Q: I am a gymnast at the college level. While doing a lateral spagat (split) in the air, I tore the gracilis muscle of my hamstring. I've heard this is a pretty uncommon injury. What did I do wrong to get this injury? What can I do to keep from getting another injury like it?
A: Athletes of all kinds can develop pain along the back of the thigh from a hamstring injury. The hamstring muscle is divided into four parts: the semimembranosus, semitendinosis, biceps femoris, and gracilis. Posterior thigh strains affecting the biceps femoris are the most common. Gracilis tears are the least common.
The mechanism of injury (how it happens) is often from pulling the leg in toward the body (a movement called adduction) combined with full hip flexion and internal (inward) rotation. The knee of the injured leg is straight.
A gymnast or ballet dancer doing a split with one leg bent (like the spagat -- split out to the side) could cause such an injury. High speed moves like this apply enough tension to the muscle that it can no longer resist the force. The result is a tear at the muscle-tendon junction.
The key to this injury may be in the anatomy of the muscle -- something you were born with. Of the four hamstring muscles, the gracilis is the thinnest. It is sandwiched between two other muscles, which may help protect it in most people.
It is described as a striplike muscle. It's a long muscle that crosses two joints (the hip and the knee), which can put it at a mechanical disadvantage. The tendon portion is also long: reaching up from its attachment at the knee half the distance to the hip.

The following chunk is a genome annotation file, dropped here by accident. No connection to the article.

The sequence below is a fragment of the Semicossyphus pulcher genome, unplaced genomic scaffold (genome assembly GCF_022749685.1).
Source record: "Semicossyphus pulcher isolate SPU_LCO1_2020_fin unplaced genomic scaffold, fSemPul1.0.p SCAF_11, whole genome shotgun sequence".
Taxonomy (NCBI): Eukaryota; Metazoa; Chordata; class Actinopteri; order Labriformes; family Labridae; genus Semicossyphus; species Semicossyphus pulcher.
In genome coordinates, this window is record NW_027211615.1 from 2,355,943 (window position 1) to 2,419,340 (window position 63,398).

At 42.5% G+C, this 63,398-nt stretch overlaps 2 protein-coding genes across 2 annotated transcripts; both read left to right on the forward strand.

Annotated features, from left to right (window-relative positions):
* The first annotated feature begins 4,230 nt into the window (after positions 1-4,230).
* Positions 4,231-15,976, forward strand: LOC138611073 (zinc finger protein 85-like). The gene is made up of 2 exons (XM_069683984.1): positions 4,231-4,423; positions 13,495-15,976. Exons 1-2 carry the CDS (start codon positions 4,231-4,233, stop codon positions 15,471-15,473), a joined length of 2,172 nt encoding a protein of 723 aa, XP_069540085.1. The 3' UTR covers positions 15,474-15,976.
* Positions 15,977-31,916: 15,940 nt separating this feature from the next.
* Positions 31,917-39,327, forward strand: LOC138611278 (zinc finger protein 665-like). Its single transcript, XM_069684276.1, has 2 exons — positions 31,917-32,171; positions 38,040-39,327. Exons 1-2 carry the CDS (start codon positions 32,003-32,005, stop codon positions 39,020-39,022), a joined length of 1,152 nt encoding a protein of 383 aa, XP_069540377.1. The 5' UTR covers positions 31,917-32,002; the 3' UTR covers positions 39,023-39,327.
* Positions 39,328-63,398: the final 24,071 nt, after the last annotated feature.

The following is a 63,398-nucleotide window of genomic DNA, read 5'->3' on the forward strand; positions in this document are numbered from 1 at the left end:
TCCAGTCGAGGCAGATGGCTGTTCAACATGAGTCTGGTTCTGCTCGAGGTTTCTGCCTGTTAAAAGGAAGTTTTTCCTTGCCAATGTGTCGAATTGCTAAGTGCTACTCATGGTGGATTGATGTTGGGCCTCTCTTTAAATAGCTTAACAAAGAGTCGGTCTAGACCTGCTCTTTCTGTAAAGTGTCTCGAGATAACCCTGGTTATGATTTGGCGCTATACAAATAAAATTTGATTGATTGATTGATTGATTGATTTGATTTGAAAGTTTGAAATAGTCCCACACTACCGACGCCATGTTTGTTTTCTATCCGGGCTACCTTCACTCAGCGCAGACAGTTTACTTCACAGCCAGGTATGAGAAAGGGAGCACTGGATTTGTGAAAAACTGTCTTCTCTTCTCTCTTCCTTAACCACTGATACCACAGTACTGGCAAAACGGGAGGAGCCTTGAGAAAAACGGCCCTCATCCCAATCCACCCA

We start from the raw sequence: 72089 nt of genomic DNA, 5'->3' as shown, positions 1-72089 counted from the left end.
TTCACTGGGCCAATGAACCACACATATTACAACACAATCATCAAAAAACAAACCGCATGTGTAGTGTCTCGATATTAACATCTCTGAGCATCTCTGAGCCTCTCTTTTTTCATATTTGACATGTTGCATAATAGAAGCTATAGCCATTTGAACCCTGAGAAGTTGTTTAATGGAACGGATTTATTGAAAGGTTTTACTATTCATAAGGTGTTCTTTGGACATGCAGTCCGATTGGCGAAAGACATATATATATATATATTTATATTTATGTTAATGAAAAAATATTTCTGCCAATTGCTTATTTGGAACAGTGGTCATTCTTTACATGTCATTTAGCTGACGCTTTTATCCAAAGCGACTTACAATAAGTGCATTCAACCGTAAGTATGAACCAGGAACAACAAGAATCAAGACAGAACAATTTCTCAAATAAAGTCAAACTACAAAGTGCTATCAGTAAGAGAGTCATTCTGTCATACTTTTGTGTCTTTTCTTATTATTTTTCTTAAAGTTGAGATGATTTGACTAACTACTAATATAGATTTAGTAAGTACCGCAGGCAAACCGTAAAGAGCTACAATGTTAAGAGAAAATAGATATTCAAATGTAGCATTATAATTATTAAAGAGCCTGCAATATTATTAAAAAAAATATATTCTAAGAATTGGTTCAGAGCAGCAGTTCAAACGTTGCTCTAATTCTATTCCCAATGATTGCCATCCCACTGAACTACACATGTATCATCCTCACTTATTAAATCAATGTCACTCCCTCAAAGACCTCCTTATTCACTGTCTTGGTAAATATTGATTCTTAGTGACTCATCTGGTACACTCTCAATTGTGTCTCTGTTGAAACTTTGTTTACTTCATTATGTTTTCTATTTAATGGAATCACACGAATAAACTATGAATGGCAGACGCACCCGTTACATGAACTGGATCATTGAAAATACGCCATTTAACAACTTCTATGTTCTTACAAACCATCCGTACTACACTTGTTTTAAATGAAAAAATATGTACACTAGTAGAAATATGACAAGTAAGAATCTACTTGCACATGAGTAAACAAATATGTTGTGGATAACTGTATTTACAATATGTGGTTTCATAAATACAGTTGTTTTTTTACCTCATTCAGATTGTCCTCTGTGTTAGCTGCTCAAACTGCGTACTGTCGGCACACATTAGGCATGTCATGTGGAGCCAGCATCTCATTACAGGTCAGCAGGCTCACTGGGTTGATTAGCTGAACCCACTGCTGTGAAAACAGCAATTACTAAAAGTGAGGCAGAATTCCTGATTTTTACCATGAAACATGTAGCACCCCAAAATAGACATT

Perhaps there is a difference in the shape, length, or tension in this muscle that puts some athletes at increased risk for injury. Or there may be something about the way it is positioned between the hamstrings and the hip adductors (muscles that move the leg toward the body) that make it vulnerable to tears with this movement.
Further studies are needed to take a closer look at the cause of this injury. Why some people performing this move aren't injured while others are is a mystery. Likewise, why you could do the spagat 100s of times just fine and then tear the muscle on the 101st attempt is also unknown.
For now, it is clear that isolated gracilis hamstring muscle tears do occur. They can be very painful but recover within six weeks' time. Most athletes can continue to train during the recovery phase with some modifications in their training routine. Reinjury is not common.
Reference: Carles Pedret, MD, et al. Isolated Tears of the Gracilis Muscle. In The American Journal of Sports Medicine. May 2011. Vol. 39. No. 5. Pp. 1077-1080.